There’s not a lot going on, commercially, in the predominantly residential Southern Highlands, but the place sure does know how to breed restaurants.
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OK, this is totally an exercise in not judging a book by its cover, as Mama used to say.
Hearthstone fulfills the quintessentially American part with a menu that mixes small plates, shared plates and full-size entrees, a staff that’s welcoming and accommodating and a warm interior design.
By all means, try Shake Shack to find out what all the excitement is about. But don’t be surprised if the experience leaves you somewhat less than shaken.
So, you may have noticed that there appears to be a nationwide trend of food critics “going public” and allowing — even encouraging — photos of themselves to be published. If you have, you may have wondered if I’m going to follow suit.
The Midori self-identifies as a sushi restaurant, and they’re not kidding. For the most part it’s all sushi, all the time — nigiri sushi, sashimi, standard rolls, special rolls, baked rolls, deep-fried and crunchy rolls, low-carb rolls (wrapped in cucumber with no rice) and on and on.
It’s been a while since I’ve been to downtown stalwart Casa Don Juan, and hearing it had opened a second location in the ‘burbs nudged me to give the mothership another look. Turned out to be a good move: I noticed some changes, and they were positive ones.
According to legend, the court chef dedicated this dish to Empress Elizabeth, wife of Austrian Emperor Franz Josef I, calling it Empress Pancake (Kaiserinschmarrn). Since it was not to her liking, but instead satisfied the Emperor’s sweet tooth, it was simply renamed.
Here’s a recipe for those who want to give the traditional German cookie a try.
Boulder City’s Coffee Cup has been featured on “Diners, Drive-Ins and Dives,” so which is it? Well, it doesn’t have a drive-in, so we can rule that out. That leaves diner or dive, and I’d place it somewhere in the middle.
It seems that just about everybody’s doing small plates/tapas these days. But I can’t think of anybody doing it better than David Clawson Restaurant.
Wolfgang Puck’s Downtown Summerlin restaurant will survive the suburbs, where other celebrity chefs have failed, because of a varied, accessible menu and attentive service.
Every deli offers an Italian sub, but Taste of the Town readers offer their suggestions for the best.
The food at Sugar Factory Town Square was well-executed but didn’t offer much in the way of creativity. The emphasis, it seems, is mostly on the drinks.
Sauce is the backbone of any Italian place, and Sauce’s sauces, coupled with innovative touches, definitely delivered.
Taste of the Town readers find Jack Daniel’s mustard, cioppino in a bottle, juniper berries and chicken mole.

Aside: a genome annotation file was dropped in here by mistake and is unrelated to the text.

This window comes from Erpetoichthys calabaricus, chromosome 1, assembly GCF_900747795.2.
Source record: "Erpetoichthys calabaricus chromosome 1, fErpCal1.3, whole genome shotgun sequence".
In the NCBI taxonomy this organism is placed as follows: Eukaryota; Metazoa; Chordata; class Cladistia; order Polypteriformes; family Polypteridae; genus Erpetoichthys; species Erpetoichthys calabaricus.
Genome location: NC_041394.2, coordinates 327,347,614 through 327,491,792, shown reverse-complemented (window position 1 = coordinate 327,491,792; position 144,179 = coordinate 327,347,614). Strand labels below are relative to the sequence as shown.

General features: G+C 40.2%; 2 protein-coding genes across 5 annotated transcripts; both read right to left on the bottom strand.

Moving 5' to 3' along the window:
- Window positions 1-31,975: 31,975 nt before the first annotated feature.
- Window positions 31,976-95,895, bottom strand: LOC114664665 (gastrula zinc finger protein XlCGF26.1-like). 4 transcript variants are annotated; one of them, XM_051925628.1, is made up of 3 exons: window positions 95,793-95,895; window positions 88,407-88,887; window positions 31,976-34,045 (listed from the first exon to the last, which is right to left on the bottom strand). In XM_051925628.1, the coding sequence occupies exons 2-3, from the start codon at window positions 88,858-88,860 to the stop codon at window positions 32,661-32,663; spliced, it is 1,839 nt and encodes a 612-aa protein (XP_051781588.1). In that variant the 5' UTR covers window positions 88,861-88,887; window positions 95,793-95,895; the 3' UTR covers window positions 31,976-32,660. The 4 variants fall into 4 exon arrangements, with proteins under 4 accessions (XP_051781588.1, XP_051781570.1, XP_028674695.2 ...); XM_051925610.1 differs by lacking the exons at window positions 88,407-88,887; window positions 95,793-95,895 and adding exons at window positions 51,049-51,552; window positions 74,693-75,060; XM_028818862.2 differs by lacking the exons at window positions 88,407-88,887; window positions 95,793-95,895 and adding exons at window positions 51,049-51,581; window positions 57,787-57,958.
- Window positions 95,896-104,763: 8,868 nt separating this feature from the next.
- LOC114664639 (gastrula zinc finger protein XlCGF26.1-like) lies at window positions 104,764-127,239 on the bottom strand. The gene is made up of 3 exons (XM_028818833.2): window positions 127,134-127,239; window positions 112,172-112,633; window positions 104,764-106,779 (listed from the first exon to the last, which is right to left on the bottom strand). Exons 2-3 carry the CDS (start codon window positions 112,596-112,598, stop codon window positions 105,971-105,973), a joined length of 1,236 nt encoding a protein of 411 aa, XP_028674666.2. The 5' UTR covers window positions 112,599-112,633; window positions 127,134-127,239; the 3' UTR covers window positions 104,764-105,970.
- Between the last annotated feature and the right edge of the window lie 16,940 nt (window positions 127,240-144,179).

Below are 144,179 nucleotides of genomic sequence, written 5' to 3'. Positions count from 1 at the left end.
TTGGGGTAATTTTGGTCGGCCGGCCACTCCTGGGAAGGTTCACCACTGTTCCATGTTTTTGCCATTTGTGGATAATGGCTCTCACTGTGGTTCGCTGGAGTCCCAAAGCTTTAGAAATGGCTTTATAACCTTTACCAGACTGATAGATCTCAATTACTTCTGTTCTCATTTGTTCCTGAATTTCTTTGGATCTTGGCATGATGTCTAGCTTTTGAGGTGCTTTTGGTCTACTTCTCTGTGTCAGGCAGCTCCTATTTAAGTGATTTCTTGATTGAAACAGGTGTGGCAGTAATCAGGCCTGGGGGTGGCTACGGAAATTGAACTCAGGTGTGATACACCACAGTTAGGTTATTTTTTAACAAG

Biscuits Cafe departs from the norm of breakfast-and-lunch places in decor. While the interior is attractive, it’s fairly streamlined and not so cluttered that I found myself wondering about the poor soul who has to dust it all. When it comes to the food, though, Biscuits Cafe tucks snugly into the genre.
Taste of the Town readers find kishka, both the Polish and Jewish versions.
What makes Crazy Pita so popular? It’s not the food, because you can find more inspired versions elsewhere. But Crazy Pita seems to have hit on a winning combination of super-friendly service, low prices and convenient locations.
Unlike its predecessors, SkinnyFats may actually have a chance of survival, in large part because it manages to deftly bridge the healthy/heifer gap.
The food at Giada was fantastic, the airy restaurant with its sweeping view of the Strip very pleasant, and service really very good — aside from some subtle and not-so-subtle upselling.
Alisa Catanzaro emailed that her 89-year-old father, John, told her recently that he couldn’t afford his favorite dessert back in the ’60s, so she decided to make him Charlotte Russe at Christmastime.
They don’t bring you chips and salsa when you sit down at Mercadito. And frankly, we didn’t even notice until later, because there’s so much going on at this Mexican restaurant that isn’t a typical Mexican restaurant.
The C.A.S. in Pot Liquor C.A.S. stands for Contemporary American Smokehouse, and in that context, the restaurant serves just what you’d expect: ribs, smoked chicken, pulled pork and brisket. But …
Well, it appears we have a cured-meatsapalooza today. Taste of the Town has had reader requests about corned beef, pastrami and corned beef tongue in the past few weeks, and today we have the results.
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